Essay / Education

Theology Conferences Part II of II: The Vices

© Eugenio Hansen / Wikimedia Commons

In my first post, I sought to paint a constructive vision of academic conferences, but that is far from all there is to say—for a conference is a vice-saturated affair, and it’s worth knowing that ahead of time.

One of the most superficial and natural ways vice rears its head has to do with the scarcity of jobs. Scholars with PhD’s in hand looking for a job are a dime a dozen (if only the odds were that good!)—academic job postings receive hundreds of applications, the majority of which are well qualified. That kind of competition fosters some good rigor and can bring out the best in some people, but for many of us, it is simultaneously the occasion for quite a bit of vicious thinking.

Not one to think this way, I was shocked, some years ago, to find myself looking at people, thinking: “I’ve published more than him…,” “I’m way more dynamic than her…,” “that guy is just posturing…,” or “clearly she can see that he’s just brown-nosing!” I was powerfully aware of my place on the pecking order, and it wasn’t high up. Rather, it was close to the bottom—and I needed a job.

In my need, I found myself looking for any opportunity to give myself a leg up, one form of which was an utterly ridiculous and vicious entirely internal battle with my imaginary peers.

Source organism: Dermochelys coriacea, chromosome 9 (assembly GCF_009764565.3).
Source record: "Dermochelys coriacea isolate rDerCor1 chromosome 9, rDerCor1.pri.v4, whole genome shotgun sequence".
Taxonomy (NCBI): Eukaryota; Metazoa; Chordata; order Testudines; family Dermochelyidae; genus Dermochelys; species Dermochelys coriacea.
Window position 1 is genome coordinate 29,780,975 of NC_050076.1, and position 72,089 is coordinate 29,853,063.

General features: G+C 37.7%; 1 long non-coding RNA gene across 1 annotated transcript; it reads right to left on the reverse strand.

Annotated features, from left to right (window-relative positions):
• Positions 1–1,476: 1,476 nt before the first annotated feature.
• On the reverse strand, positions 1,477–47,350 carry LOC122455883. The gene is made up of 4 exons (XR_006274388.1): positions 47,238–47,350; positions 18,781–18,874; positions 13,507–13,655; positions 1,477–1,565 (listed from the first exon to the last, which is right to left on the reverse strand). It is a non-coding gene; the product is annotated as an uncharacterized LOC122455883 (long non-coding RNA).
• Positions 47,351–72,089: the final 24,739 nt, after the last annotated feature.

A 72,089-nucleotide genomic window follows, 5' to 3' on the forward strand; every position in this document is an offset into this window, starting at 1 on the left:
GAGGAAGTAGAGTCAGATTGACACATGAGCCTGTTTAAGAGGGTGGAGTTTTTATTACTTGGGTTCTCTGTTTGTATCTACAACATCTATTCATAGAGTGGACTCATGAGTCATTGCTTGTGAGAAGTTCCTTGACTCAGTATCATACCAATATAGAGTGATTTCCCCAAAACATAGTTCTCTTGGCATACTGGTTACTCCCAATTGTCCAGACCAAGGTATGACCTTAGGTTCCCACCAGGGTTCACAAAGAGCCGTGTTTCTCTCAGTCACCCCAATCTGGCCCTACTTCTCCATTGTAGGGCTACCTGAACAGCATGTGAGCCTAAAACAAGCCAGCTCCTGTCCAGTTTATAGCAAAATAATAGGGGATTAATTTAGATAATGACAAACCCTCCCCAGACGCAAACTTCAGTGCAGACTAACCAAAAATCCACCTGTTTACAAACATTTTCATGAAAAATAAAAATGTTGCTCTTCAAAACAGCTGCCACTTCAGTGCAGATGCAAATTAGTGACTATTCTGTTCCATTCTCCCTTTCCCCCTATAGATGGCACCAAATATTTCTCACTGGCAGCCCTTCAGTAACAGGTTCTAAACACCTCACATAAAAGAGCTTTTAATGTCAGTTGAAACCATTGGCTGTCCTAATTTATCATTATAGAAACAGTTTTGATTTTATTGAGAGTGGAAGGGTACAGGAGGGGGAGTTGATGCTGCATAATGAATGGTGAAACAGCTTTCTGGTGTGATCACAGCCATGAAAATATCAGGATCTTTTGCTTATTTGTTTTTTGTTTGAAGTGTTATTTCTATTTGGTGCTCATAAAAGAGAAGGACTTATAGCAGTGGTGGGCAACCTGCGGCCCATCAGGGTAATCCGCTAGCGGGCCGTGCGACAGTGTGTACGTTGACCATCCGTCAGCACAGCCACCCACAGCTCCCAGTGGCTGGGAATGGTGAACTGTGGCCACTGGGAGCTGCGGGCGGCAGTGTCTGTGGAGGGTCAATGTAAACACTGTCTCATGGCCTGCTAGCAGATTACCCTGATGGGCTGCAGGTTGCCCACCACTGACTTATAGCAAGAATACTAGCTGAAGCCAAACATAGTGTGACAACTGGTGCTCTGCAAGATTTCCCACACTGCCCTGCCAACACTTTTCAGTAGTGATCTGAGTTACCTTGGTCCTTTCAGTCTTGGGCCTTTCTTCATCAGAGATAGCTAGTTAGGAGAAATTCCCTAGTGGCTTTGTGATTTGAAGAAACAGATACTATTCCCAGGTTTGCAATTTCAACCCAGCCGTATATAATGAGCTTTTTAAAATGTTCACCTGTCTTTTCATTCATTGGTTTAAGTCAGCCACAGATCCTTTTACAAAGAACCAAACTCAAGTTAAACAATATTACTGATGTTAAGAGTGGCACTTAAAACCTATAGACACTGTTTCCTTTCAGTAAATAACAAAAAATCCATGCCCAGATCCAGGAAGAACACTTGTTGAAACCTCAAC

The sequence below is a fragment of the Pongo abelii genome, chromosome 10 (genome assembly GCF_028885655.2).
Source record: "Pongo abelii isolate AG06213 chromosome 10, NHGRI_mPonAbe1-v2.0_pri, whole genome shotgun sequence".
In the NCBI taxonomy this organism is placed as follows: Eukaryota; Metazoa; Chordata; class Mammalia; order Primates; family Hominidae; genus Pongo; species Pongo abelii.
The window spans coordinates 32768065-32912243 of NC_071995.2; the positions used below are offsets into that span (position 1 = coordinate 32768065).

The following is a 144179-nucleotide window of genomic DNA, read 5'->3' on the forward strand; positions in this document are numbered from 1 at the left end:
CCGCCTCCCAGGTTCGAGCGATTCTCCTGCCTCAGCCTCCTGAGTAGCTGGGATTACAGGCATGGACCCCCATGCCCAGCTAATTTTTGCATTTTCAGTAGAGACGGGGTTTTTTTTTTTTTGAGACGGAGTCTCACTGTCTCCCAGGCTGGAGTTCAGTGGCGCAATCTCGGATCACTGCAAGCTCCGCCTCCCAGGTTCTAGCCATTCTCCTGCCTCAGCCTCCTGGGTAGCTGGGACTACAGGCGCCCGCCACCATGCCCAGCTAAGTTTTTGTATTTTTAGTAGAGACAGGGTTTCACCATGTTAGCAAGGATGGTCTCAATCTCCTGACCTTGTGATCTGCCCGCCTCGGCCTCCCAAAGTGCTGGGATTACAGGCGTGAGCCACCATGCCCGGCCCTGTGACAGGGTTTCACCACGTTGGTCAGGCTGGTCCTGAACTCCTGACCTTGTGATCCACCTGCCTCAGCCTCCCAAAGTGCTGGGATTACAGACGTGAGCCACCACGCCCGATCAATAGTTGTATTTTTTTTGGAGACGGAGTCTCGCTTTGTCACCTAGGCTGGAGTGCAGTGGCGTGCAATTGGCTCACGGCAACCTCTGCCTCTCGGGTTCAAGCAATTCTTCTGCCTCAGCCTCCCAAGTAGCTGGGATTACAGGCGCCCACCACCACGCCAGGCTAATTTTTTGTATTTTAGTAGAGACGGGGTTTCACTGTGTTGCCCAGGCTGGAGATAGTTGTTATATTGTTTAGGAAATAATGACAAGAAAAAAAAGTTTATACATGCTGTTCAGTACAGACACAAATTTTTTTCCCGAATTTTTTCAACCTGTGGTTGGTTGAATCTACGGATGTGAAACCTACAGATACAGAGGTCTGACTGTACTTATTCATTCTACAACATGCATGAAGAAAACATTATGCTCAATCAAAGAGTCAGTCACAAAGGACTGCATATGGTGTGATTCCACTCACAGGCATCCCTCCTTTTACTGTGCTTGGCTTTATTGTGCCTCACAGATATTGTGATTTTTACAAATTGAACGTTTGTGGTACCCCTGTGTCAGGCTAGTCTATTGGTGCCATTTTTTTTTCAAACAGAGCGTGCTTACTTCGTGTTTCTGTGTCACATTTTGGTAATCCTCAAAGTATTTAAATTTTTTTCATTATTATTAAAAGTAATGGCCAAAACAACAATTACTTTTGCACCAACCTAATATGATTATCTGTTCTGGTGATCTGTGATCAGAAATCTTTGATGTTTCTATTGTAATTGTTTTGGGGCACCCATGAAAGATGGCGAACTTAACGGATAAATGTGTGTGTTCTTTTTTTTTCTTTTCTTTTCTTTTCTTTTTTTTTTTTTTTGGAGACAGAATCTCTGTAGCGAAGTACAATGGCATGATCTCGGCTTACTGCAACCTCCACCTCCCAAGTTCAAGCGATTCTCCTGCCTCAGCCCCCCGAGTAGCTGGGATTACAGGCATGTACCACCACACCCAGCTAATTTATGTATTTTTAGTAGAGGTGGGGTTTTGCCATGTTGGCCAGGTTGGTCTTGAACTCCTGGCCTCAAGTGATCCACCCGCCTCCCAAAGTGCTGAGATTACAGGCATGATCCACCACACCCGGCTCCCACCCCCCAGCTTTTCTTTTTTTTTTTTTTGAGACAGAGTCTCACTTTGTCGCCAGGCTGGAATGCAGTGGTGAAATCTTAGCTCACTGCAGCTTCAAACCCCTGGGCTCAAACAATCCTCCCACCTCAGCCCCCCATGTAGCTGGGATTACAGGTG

I sincerely hope that this did not bubble over into vicious and harmful behavior—conferences are a hard enough thing when you are desperate for a job, without others unloading their hurt and baggage on you. But I felt these things powerfully, and had to work through them. My fear is that they have subsided only because of the external security that comes with a job, and were I to be deprived of that crutch, I would be right back where I started: viciously tempted to claw my way back up the pecking ladder.

The darker side of this is when it really takes hold, and becomes a soul consuming longing to “climb the ladder” apart from the perhaps more understandable and natural desperation that comes with the need for work. I take that to be a deeper and more cancerous form of the same problem, and I hope you will find yourself protected from such powerful and harmful longings.

The Antidote

The antidote? A genuine and abiding joy in your discipline, a genuine and abiding love for the people (professors, authors, publishers, PhD students—they are all people too) in your discipline, and above all, a genuine and abiding love for the Maker of Heaven and Earth, the source and fount of your discipline.

NB: This post originally appeared on Dr. Johnson’s website. To see Part I, click here.

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